Photo by Jennifer K. via Yelp
When Manhattan’s favorite market Fairway announced that it would be opening a branch in Red Hook in 2006, food lovers from all over Brooklyn waited in anxious anticipation. The market would be housed in the Red Hook Stores, the largest of the brick storage warehouses built by Red Hook’s original developer William Beard in the 1870s. This iconic Red Hook landmark was built to store cotton, jute, coffee and other commodities.
With 52,000 square feet of retail space, the ground floor of the Red Hook Stores was perfect for a new supermarket. Like many other Red Hook buildings, the Red Hook Stores was owned by Greg O’Connell. He renovated the building to hold the market, as well as three floors of apartments above it. With a world class view and lofty spaces, the apartments were a big hit, as well.
When Fairway first opened its doors in 2006, it immediately became Brooklyn’s most popular market. The store was packed with eager shoppers from opening to closing.
Would any market have been this popular? What was it about Fairway? Their company history tells the tale.
Photo by Ella T. via Yelp
The Fairway Story
Before there was a Fairway, there was Glickberg’s fruit and vegetable market, founded in 1933 in a small storefront on Broadway and 74th Street, on the Upper West Side of Manhattan.
Nathan Glickberg wasn’t trying to start an empire; he was simply trying to make a living during the Great Depression. Even though most people had little money, everyone still wanted fresh produce. Glickberg’s market survived the lean years, and began to grow.
By the 1950s, son Leo had joined his father in the business. The city’s freshest produce was still their mainstay. They changed the business name to Fairway, at the suggestion of Leo’s wife Cynthia. Her father had operated a successful business by that name, and she thought it would bring them good fortune.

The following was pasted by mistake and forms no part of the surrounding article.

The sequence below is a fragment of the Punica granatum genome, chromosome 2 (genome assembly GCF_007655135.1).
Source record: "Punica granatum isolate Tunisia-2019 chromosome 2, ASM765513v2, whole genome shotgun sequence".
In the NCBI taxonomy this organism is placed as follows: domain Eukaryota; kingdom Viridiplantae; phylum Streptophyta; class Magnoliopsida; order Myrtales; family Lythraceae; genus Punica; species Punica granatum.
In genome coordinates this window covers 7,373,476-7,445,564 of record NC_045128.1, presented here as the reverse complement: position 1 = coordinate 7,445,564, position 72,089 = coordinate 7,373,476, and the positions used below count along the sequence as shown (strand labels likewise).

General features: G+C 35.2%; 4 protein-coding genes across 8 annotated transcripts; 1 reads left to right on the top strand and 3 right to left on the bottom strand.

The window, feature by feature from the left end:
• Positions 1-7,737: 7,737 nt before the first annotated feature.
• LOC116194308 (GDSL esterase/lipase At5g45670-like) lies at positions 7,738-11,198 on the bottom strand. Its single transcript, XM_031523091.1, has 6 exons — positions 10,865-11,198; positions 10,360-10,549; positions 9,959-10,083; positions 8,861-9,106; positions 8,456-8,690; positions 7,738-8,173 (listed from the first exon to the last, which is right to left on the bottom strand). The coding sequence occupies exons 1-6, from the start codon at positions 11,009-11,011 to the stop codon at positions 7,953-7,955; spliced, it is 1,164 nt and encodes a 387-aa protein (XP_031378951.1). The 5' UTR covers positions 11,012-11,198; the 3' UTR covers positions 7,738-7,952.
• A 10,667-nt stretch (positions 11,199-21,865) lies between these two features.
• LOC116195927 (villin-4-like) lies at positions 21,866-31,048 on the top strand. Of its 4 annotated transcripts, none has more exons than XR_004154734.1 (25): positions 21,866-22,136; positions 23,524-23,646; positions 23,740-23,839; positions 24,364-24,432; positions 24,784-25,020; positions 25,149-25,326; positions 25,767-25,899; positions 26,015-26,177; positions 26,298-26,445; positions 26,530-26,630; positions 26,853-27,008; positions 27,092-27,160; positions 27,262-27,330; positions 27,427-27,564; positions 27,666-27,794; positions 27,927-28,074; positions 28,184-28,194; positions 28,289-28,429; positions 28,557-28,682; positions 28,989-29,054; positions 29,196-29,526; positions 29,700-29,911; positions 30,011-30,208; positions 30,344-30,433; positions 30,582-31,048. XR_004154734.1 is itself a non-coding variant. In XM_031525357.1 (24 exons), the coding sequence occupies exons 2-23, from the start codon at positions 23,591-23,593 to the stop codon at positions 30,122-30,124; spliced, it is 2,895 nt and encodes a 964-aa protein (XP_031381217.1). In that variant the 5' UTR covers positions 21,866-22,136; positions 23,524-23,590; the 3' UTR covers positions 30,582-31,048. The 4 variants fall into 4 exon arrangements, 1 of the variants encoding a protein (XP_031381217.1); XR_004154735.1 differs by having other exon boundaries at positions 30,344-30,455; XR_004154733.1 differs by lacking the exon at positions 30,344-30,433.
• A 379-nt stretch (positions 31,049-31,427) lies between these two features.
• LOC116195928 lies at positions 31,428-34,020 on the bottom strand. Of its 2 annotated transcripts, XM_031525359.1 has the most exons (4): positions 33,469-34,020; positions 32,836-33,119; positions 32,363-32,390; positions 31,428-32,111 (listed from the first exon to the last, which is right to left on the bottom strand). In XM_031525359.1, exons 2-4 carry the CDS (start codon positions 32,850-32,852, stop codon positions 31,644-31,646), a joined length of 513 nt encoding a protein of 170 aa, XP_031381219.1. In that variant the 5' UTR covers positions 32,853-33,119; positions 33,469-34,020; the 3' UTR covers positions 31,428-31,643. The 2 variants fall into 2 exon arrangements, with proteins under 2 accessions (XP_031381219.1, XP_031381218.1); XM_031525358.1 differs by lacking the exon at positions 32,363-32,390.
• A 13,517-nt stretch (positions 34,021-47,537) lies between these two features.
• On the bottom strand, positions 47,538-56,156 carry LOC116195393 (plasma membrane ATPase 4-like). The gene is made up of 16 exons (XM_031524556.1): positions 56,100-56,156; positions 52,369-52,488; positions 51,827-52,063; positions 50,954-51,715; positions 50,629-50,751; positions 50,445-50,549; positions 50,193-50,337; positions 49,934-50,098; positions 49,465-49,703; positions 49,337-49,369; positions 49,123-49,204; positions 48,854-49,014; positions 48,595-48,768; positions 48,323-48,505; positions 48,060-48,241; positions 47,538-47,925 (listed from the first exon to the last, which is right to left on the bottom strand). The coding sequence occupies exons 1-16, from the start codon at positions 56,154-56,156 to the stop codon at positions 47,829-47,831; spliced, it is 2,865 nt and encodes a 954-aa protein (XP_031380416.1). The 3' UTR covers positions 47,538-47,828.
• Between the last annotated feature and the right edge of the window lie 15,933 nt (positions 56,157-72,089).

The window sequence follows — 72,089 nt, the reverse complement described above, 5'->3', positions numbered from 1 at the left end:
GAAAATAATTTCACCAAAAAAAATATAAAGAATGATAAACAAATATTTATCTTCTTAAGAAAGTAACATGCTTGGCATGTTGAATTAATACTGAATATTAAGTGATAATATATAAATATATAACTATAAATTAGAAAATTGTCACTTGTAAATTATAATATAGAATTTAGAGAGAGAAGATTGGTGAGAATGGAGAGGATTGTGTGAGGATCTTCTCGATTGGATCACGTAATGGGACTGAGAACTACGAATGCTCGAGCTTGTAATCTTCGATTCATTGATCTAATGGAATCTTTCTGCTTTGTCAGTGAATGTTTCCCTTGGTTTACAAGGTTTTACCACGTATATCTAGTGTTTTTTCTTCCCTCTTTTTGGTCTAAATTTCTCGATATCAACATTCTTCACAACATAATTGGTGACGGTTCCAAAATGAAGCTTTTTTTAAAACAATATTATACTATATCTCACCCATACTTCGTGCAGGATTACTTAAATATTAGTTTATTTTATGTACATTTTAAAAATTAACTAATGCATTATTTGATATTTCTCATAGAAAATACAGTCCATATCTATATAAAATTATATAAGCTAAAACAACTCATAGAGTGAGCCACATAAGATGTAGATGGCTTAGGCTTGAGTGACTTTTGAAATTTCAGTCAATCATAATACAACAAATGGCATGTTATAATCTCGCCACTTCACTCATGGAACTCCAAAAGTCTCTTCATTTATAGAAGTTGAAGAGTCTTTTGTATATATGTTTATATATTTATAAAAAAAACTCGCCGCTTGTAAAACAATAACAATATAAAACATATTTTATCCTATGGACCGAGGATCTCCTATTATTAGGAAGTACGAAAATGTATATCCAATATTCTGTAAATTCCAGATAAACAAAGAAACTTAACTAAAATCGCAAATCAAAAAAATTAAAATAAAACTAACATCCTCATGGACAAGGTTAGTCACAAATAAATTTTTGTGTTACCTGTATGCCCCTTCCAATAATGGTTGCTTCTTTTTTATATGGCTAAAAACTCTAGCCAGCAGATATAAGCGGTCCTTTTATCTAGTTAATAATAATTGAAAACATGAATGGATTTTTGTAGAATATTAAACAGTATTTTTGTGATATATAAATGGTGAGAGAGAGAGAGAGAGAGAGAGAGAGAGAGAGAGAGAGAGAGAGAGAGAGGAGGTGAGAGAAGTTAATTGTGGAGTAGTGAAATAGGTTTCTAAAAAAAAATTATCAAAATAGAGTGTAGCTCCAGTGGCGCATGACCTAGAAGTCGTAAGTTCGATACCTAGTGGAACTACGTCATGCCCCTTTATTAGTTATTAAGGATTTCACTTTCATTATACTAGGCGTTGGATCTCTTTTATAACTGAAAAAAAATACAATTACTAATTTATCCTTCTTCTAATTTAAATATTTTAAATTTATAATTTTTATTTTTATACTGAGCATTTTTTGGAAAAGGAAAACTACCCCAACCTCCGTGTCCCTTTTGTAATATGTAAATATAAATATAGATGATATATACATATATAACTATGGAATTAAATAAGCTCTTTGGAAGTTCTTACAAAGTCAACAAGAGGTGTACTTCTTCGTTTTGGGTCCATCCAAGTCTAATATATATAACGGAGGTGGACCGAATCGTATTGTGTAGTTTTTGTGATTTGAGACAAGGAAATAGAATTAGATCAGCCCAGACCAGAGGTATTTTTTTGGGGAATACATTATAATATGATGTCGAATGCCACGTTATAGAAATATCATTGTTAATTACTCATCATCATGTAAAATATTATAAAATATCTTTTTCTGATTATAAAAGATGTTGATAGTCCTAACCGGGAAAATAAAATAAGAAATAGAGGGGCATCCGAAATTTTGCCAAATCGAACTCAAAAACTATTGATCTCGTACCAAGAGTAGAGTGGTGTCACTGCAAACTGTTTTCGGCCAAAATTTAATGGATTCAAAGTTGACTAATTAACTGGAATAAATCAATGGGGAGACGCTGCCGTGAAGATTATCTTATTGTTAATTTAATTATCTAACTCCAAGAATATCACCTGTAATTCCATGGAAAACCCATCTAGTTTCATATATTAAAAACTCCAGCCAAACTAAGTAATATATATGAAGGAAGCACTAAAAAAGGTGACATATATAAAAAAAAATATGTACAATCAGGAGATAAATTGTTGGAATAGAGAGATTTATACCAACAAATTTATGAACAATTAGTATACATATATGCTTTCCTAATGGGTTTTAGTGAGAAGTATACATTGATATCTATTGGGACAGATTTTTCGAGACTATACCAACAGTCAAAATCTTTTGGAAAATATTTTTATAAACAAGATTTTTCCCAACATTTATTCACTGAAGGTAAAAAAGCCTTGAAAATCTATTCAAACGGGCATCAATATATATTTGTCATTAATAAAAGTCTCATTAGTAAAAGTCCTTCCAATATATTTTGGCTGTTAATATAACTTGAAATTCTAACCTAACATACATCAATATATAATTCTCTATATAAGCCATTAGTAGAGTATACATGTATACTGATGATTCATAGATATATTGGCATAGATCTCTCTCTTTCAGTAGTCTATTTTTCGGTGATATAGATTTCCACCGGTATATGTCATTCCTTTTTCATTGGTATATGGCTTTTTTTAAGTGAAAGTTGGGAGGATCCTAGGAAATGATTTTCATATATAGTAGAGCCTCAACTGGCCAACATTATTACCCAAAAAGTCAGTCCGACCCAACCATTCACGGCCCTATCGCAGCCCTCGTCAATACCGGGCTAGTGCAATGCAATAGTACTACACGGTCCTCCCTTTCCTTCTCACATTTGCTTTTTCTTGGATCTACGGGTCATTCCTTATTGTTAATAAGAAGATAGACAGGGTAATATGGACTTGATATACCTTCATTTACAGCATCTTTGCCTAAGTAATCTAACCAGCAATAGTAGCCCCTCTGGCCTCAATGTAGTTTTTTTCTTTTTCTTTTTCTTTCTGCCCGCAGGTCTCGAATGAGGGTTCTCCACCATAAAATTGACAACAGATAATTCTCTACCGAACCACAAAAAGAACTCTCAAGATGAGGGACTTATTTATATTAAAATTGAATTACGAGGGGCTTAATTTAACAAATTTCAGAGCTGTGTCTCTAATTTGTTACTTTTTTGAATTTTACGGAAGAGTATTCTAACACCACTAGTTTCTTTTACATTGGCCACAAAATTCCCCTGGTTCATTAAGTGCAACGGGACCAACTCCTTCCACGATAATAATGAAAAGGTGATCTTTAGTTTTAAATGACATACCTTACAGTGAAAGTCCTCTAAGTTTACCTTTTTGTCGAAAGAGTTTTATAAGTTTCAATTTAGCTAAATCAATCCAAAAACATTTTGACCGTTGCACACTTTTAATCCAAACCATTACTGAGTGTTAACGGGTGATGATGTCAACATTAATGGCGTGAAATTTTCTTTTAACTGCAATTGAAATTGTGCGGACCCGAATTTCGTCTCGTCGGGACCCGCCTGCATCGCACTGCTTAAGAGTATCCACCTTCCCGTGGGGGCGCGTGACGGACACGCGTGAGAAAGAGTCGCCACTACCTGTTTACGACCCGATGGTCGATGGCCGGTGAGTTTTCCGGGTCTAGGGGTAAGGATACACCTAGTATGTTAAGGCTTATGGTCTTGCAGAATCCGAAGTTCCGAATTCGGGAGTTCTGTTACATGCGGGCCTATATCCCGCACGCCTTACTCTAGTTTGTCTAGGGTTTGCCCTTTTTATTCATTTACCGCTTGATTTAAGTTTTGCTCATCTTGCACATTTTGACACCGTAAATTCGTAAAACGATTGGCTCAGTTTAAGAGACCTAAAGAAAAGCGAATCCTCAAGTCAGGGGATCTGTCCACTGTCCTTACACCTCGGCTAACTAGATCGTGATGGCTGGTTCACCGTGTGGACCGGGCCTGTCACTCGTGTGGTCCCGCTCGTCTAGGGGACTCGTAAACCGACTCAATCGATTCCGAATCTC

Photo via I Love the Upper West Side blog
Fairway thrived over the next twenty years, becoming the Upper West Side’s most popular and successful produce market. Shoppers loved the outdoor bins of fruits and vegetables, which were always fresh and ripe, their bounty practically spilling onto the sidewalk.
Inside, the market had bins on the walls where customers could self-serve bags of candy and nuts. Fairway cared more about offering their merchandise at a good price than fancy aesthetics. Boxes of goods sat on wooden crates and in knocked-together plywood bins, everything sitting on a sawdust-covered floor.
In 1974, Howie Glickberg, Leo’s son, took over the business. This third-generation grocer realized that they would need more space to grow. Howie brought in two new partners, and began a physical expansion into the storefronts next door.
Original Manhattan store. Photo via Wikipedia
They brought in other grocery items, and began specializing in unusual and imported foodstuffs which were snapped up in the growing upscale gourmet food movement. Fairway gained a reputation for having ingredients no one else carried, and the foodies beat a path to their door from around the city and beyond.
Their first branch store opened in Harlem in 1995. Fairway’s first store outside the city opened in Plainview, Long Island in 2001. The Red Hook Store was Fairway’s fourth branch, opening in 2006.
The chain now has 15 Fairway stores in the New York City area and three wine and spirit shops. More are planned for spaces in upcoming Manhattan developments.
Howie’s two partners retired in 2006. Sterling Investment Partners of Westport, Connecticut now owns a majority ownership of the chain. Howie is Vice Chairman of Development, responsible for opening new stores.
Photo by Rodger P. via Yelp
The Red Hook Fairway
While all Fairway stores offer a great shopping experience, Red Hook’s unique location offers even more. Who would have thought a supermarket would be a tourist and dining destination?
The Red Hook Fairway has become a popular place for dining out. Their deli and prepared food department offers up lobster rolls, sandwiches and salads and other prepared foods. Customers can to the aisles and specialty counters for fresh coffees, cheese, yogurt or fruit.
Photo by Suzanne Spellen
Shoppers can take their bounty to picnic tables outside where they can enjoy the glorious view of the harbor as a backdrop. The Statue of Liberty, the other Red Hook warehouse buildings, and views of Manhattan, Staten Island and beyond await.
It’s a wonderful place to while away an afternoon. Afterwards, you can go back into the store and shop in what is arguably New York’s best supermarket – a market that began as a small produce stand at Broadway and 74th Street, 83 years ago. What’s more authentically New York than that?